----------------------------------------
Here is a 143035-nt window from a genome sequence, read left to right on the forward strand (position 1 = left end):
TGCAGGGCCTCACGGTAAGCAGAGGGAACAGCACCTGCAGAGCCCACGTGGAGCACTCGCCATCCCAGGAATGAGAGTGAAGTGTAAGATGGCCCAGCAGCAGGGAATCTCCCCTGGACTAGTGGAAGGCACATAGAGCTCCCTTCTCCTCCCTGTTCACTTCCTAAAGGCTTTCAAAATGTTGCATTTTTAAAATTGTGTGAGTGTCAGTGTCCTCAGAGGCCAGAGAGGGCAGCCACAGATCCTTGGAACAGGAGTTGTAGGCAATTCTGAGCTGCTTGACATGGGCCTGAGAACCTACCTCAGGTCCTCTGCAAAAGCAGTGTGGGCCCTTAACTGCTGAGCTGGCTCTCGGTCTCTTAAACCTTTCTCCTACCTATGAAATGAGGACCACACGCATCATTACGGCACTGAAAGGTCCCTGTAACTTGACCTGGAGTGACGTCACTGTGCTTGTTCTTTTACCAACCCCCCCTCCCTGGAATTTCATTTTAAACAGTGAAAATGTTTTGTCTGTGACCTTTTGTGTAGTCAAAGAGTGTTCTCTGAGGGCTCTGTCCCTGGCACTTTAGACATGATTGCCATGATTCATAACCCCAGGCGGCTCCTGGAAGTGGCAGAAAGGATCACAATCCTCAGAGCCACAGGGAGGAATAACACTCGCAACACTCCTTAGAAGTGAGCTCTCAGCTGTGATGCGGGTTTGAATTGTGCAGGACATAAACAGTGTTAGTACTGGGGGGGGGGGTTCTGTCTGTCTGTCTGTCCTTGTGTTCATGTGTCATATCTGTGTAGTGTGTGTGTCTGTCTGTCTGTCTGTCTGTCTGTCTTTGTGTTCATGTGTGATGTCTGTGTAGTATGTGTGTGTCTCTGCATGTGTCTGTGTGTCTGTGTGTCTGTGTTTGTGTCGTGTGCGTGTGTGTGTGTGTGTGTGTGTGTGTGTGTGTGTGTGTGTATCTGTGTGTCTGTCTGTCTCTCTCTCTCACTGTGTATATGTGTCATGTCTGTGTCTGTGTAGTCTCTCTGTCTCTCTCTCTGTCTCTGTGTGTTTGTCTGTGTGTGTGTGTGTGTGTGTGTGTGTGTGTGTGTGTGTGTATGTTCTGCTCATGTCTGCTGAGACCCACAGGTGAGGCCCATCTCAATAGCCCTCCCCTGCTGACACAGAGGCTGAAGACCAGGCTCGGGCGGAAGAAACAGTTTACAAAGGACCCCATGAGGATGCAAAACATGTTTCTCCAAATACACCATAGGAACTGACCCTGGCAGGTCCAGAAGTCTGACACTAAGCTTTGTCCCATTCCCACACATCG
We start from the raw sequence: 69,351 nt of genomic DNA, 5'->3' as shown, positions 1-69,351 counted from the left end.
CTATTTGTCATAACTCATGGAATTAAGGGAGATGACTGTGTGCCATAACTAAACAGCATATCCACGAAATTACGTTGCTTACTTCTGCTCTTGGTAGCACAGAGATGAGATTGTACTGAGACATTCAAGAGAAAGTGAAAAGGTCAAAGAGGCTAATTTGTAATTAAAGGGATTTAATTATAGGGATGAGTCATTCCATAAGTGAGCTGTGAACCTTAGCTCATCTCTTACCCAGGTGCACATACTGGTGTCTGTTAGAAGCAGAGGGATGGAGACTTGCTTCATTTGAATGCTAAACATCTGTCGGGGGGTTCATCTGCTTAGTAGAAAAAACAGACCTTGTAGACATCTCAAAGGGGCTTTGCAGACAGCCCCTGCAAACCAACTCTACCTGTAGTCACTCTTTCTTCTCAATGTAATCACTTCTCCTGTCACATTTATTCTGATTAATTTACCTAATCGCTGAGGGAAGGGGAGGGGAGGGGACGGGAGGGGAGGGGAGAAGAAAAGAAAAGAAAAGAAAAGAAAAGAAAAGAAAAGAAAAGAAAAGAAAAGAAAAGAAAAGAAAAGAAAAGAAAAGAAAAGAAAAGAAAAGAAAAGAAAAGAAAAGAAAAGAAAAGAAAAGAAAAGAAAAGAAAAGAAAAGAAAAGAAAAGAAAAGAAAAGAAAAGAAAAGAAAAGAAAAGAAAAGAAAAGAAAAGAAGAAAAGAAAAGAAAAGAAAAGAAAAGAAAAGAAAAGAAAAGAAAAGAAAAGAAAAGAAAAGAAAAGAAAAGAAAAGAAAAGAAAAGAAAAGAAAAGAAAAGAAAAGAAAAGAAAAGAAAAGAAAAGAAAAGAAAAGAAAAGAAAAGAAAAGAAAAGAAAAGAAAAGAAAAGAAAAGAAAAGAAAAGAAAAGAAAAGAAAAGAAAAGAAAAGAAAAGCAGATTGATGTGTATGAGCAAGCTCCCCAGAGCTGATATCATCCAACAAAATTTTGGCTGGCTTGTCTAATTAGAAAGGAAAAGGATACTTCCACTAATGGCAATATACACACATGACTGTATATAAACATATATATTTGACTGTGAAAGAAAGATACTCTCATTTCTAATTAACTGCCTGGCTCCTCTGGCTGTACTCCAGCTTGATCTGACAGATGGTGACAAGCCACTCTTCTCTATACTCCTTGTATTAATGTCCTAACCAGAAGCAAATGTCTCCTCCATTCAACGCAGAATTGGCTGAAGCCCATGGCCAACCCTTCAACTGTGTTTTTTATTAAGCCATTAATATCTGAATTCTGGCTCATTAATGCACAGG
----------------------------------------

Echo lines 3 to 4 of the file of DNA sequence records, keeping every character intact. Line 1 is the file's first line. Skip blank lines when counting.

We start from the raw sequence: 69,351 nt of genomic DNA, 5'->3' as shown, positions 1-69,351 counted from the left end.
CTATTTGTCATAACTCATGGAATTAAGGGAGATGACTGTGTGCCATAACTAAACAGCATATCCACGAAATTACGTTGCTTACTTCTGCTCTTGGTAGCACAGAGATGAGATTGTACTGAGACATTCAAGAGAAAGTGAAAAGGTCAAAGAGGCTAATTTGTAATTAAAGGGATTTAATTATAGGGATGAGTCATTCCATAAGTGAGCTGTGAACCTTAGCTCATCTCTTACCCAGGTGCACATACTGGTGTCTGTTAGAAGCAGAGGGATGGAGACTTGCTTCATTTGAATGCTAAACATCTGTCGGGGGGTTCATCTGCTTAGTAGAAAAAACAGACCTTGTAGACATCTCAAAGGGGCTTTGCAGACAGCCCCTGCAAACCAACTCTACCTGTAGTCACTCTTTCTTCTCAATGTAATCACTTCTCCTGTCACATTTATTCTGATTAATTTACCTAATCGCTGAGGGAAGGGGAGGGGAGGGGACGGGAGGGGAGGGGAGAAGAAAAGAAAAGAAAAGAAAAGAAAAGAAAAGAAAAGAAAAGAAAAGAAAAGAAAAGAAAAGAAAAGAAAAGAAAAGAAAAGAAAAGAAAAGAAAAGAAAAGAAAAGAAAAGAAAAGAAAAGAAAAGAAAAGAAAAGAAAAGAAAAGAAAAGAAAAGAAAAGAAAAGAAAAGAAAAGAAAAGAAAAGAAAAGAAAAGAAGAAAAGAAAAGAAAAGAAAAGAAAAGAAAAGAAAAGAAAAGAAAAGAAAAGAAAAGAAAAGAAAAGAAAAGAAAAGAAAAGAAAAGAAAAGAAAAGAAAAGAAAAGAAAAGAAAAGAAAAGAAAAGAAAAGAAAAGAAAAGAAAAGAAAAGAAAAGAAAAGAAAAGAAAAGAAAAGAAAAGAAAAGAAAAGAAAAGAAAAGAAAAGAAAAGAAAAGCAGATTGATGTGTATGAGCAAGCTCCCCAGAGCTGATATCATCCAACAAAATTTTGGCTGGCTTGTCTAATTAGAAAGGAAAAGGATACTTCCACTAATGGCAATATACACACATGACTGTATATAAACATATATATTTGACTGTGAAAGAAAGATACTCTCATTTCTAATTAACTGCCTGGCTCCTCTGGCTGTACTCCAGCTTGATCTGACAGATGGTGACAAGCCACTCTTCTCTATACTCCTTGTATTAATGTCCTAACCAGAAGCAAATGTCTCCTCCATTCAACGCAGAATTGGCTGAAGCCCATGGCCAACCCTTCAACTGTGTTTTTTATTAAGCCATTAATATCTGAATTCTGGCTCATTAATGCACAGG